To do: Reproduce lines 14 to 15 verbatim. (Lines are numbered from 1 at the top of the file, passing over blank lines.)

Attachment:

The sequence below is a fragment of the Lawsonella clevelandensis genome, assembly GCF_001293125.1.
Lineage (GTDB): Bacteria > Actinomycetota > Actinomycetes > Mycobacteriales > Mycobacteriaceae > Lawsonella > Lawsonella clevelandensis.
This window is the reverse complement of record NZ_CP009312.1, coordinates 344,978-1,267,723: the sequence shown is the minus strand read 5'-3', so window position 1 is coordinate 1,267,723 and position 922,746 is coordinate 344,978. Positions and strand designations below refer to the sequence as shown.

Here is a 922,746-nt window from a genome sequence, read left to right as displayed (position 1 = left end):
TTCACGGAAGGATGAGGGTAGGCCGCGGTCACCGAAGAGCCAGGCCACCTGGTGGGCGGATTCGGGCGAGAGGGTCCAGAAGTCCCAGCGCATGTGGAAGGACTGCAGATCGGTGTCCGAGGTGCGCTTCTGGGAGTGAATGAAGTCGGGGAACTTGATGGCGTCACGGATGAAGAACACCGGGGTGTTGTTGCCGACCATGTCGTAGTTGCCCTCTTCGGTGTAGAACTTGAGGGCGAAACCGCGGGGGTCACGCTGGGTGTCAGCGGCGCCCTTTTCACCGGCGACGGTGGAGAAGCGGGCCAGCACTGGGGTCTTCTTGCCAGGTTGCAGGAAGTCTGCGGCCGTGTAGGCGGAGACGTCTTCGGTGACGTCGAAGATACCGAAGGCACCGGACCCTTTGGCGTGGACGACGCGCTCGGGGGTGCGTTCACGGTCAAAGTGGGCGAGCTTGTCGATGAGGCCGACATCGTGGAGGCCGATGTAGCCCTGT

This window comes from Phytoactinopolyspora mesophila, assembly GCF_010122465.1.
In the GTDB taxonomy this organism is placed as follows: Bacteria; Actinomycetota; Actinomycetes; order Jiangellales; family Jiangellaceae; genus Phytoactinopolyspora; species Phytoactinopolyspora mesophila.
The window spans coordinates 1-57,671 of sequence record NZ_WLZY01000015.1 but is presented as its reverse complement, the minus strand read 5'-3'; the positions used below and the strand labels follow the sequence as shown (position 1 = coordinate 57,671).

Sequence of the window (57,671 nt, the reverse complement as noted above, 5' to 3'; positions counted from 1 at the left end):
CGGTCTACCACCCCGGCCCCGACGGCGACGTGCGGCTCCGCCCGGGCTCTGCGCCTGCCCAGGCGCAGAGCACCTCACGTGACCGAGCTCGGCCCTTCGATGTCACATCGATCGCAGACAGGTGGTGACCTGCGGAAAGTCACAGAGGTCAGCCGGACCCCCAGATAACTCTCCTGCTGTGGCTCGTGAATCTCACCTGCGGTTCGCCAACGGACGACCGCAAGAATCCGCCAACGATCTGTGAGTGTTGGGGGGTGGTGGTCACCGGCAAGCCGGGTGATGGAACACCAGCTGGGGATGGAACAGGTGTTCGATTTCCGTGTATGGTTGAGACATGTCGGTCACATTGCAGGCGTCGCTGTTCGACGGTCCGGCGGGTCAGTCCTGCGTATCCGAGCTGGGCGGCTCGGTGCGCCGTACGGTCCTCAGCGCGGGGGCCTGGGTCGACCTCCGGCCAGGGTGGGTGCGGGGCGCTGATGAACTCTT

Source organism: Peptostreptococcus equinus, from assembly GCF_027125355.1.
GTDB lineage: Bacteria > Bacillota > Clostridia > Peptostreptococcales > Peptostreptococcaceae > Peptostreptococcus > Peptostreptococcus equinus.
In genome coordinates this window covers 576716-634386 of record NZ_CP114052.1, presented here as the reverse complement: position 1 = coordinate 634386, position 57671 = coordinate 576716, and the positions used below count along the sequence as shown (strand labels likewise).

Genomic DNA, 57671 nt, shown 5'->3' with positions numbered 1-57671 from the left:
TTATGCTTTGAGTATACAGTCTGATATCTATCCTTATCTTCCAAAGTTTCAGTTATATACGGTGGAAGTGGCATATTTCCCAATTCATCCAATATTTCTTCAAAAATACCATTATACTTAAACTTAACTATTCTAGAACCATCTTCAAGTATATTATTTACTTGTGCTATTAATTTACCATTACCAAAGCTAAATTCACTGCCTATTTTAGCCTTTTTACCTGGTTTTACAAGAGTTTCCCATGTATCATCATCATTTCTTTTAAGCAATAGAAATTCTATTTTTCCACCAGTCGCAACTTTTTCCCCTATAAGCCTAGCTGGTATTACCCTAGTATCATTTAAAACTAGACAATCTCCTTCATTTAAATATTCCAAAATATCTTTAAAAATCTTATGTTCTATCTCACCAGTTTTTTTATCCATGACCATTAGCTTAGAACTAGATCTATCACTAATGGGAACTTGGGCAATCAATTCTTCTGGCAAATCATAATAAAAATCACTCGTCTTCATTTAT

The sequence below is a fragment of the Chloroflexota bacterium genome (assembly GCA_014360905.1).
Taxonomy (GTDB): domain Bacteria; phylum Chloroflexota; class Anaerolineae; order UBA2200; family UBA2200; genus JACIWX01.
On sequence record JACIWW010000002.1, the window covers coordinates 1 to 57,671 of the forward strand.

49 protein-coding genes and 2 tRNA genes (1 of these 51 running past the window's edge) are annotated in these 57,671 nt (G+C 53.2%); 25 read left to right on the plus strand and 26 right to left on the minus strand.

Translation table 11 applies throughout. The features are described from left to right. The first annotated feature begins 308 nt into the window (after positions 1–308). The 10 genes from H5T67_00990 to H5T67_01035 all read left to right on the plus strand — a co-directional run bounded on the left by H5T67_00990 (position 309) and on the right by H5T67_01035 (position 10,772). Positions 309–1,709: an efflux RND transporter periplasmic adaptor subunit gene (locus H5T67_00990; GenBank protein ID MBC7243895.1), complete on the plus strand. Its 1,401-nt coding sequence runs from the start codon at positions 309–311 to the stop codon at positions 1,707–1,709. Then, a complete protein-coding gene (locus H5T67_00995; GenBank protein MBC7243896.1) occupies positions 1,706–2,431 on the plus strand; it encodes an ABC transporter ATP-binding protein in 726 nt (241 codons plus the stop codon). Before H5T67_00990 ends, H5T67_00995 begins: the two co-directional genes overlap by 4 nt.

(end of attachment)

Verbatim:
Genomic DNA, 57671 nt, shown 5'->3' with positions numbered 1-57671 from the left:
TTATGCTTTGAGTATACAGTCTGATATCTATCCTTATCTTCCAAAGTTTCAGTTATATACGGTGGAAGTGGCATATTTCCCAATTCATCCAATATTTCTTCAAAAATACCATTATACTTAAACTTAACTATTCTAGAACCATCTTCAAGTATATTATTTACTTGTGCTATTAATTTACCATTACCAAAGCTAAATTCACTGCCTATTTTAGCCTTTTTACCTGGTTTTACAAGAGTTTCCCATGTATCATCATCATTTCTTTTAAGCAATAGAAATTCTATTTTTCCACCAGTCGCAACTTTTTCCCCTATAAGCCTAGCTGGTATTACCCTAGTATCATTTAAAACTAGACAATCTCCTTCATTTAAATATTCCAAAATATCTTTAAAAATCTTATGTTCTATCTCACCAGTTTTTTTATCCATGACCATTAGCTTAGAACTAGATCTATCACTAATGGGAACTTGGGCAATCAATTCTTCTGGCAAATCATAATAAAAATCACTCGTCTTCATTTAT